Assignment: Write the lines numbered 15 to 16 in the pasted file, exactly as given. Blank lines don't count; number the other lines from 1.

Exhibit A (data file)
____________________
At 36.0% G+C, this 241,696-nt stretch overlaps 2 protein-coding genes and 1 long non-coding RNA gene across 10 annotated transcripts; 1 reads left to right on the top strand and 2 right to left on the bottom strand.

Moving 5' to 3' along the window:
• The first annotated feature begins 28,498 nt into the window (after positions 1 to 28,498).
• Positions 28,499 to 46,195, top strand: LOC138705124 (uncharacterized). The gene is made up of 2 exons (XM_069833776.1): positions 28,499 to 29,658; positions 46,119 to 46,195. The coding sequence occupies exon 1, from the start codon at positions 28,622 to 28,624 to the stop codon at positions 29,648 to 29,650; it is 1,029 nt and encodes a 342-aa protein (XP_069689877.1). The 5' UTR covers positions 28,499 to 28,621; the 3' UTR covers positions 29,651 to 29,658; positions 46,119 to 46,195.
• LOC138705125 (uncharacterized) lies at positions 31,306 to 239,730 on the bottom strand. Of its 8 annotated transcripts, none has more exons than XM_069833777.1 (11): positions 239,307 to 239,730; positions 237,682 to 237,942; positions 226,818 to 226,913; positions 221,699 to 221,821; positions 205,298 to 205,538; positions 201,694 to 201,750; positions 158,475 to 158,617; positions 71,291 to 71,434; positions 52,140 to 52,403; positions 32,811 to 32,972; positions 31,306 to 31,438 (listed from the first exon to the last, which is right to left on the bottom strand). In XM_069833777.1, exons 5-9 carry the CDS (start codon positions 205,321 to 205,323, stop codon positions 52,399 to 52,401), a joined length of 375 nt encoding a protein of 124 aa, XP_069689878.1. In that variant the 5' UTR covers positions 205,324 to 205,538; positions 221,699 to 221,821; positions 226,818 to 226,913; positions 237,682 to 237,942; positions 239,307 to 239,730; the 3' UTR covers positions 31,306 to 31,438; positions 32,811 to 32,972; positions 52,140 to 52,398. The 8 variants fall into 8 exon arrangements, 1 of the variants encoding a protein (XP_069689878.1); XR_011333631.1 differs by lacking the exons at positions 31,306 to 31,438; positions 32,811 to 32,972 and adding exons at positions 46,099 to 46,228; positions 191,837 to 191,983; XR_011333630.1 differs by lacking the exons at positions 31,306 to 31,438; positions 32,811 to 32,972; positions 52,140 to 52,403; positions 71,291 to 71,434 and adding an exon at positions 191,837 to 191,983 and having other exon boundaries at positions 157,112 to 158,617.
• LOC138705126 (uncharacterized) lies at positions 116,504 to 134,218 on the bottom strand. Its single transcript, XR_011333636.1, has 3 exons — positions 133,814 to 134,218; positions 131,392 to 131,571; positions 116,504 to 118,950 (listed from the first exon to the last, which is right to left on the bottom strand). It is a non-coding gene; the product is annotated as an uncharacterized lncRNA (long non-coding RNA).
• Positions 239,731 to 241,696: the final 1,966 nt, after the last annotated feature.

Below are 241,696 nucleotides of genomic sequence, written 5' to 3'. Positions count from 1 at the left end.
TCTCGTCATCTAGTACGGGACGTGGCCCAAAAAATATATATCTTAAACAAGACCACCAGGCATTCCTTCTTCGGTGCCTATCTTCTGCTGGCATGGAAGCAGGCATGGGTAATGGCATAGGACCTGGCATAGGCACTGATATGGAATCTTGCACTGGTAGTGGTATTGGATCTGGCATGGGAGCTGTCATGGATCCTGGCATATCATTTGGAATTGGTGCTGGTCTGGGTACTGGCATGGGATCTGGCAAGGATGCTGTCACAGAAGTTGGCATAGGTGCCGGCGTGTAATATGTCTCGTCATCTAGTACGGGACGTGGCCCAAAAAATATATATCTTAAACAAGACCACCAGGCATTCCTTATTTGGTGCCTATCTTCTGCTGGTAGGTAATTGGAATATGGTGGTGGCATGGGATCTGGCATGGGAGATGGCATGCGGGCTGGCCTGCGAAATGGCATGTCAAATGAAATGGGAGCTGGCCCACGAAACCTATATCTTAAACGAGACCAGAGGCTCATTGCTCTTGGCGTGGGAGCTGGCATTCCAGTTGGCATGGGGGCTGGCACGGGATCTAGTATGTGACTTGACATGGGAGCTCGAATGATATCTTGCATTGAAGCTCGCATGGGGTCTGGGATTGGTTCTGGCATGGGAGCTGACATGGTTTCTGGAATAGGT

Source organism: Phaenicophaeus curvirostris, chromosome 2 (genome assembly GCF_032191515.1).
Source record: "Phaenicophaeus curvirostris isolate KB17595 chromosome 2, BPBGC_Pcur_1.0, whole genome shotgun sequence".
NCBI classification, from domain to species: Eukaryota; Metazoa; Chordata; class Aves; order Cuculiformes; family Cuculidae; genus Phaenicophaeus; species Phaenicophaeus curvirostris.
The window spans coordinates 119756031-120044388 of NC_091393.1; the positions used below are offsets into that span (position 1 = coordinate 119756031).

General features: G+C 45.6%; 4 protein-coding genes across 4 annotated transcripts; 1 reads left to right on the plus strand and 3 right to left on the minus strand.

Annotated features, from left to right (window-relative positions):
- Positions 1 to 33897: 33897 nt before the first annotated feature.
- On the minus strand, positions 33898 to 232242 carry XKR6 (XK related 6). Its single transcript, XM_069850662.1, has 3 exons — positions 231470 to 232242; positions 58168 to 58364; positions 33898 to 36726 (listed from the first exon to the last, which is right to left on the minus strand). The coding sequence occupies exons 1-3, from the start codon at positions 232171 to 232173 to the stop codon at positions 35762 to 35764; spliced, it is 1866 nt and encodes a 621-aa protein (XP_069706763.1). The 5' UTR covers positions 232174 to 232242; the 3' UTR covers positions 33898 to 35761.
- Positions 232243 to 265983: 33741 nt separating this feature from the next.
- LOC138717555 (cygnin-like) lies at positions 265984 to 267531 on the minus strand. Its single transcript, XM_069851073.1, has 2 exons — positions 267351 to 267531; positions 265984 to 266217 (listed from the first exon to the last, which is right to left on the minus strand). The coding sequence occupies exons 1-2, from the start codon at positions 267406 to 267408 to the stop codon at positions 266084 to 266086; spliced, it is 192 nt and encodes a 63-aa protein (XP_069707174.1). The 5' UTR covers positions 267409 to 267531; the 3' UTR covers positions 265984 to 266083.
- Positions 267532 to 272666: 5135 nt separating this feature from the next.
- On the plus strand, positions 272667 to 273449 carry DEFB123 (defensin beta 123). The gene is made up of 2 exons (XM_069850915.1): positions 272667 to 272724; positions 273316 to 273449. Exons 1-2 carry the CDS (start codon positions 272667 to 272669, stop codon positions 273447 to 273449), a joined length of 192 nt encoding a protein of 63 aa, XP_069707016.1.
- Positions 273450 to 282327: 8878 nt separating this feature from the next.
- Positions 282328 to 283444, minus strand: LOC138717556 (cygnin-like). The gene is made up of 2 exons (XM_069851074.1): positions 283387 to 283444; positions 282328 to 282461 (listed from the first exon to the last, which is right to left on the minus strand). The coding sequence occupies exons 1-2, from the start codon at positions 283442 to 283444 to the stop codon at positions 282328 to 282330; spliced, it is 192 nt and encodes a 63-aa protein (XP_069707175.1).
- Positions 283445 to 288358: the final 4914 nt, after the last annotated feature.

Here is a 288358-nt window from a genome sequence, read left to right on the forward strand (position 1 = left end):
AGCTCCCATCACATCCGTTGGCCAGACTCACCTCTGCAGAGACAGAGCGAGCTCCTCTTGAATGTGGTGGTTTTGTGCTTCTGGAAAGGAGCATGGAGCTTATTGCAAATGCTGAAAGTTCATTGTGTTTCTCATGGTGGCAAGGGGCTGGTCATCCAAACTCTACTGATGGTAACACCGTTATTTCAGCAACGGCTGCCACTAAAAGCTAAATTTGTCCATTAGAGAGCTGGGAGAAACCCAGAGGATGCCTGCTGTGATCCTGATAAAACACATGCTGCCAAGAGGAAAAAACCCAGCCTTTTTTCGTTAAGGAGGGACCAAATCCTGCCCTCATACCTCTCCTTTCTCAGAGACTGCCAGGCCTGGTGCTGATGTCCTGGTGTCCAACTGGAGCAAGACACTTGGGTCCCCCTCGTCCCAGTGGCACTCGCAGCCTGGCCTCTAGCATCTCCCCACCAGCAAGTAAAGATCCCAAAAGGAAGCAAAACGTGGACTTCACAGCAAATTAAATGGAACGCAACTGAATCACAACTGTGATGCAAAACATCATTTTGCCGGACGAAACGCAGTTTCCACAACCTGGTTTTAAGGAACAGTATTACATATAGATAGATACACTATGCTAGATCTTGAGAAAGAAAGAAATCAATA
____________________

Annotated features, from left to right (window-relative positions):
- Positions 1 to 33897: 33897 nt before the first annotated feature.